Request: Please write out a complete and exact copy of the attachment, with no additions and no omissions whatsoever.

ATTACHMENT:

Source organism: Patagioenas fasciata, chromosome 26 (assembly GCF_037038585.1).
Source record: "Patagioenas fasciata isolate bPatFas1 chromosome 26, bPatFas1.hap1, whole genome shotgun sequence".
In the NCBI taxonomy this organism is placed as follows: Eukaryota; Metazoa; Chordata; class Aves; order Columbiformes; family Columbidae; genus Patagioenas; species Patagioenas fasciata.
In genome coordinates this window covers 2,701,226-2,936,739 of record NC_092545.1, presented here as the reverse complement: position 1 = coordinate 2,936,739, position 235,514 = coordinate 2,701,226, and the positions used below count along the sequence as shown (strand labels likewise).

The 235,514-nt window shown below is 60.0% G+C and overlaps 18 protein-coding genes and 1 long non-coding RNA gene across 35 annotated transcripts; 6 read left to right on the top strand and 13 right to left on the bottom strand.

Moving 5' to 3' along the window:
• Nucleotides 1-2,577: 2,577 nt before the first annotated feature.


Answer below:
Source organism: Patagioenas fasciata, chromosome 26 (assembly GCF_037038585.1).
Source record: "Patagioenas fasciata isolate bPatFas1 chromosome 26, bPatFas1.hap1, whole genome shotgun sequence".
In the NCBI taxonomy this organism is placed as follows: Eukaryota; Metazoa; Chordata; class Aves; order Columbiformes; family Columbidae; genus Patagioenas; species Patagioenas fasciata.
In genome coordinates this window covers 2,701,226-2,936,739 of record NC_092545.1, presented here as the reverse complement: position 1 = coordinate 2,936,739, position 235,514 = coordinate 2,701,226, and the positions used below count along the sequence as shown (strand labels likewise).

The 235,514-nt window shown below is 60.0% G+C and overlaps 18 protein-coding genes and 1 long non-coding RNA gene across 35 annotated transcripts; 6 read left to right on the top strand and 13 right to left on the bottom strand.

Moving 5' to 3' along the window:
• Nucleotides 1-2,577: 2,577 nt before the first annotated feature.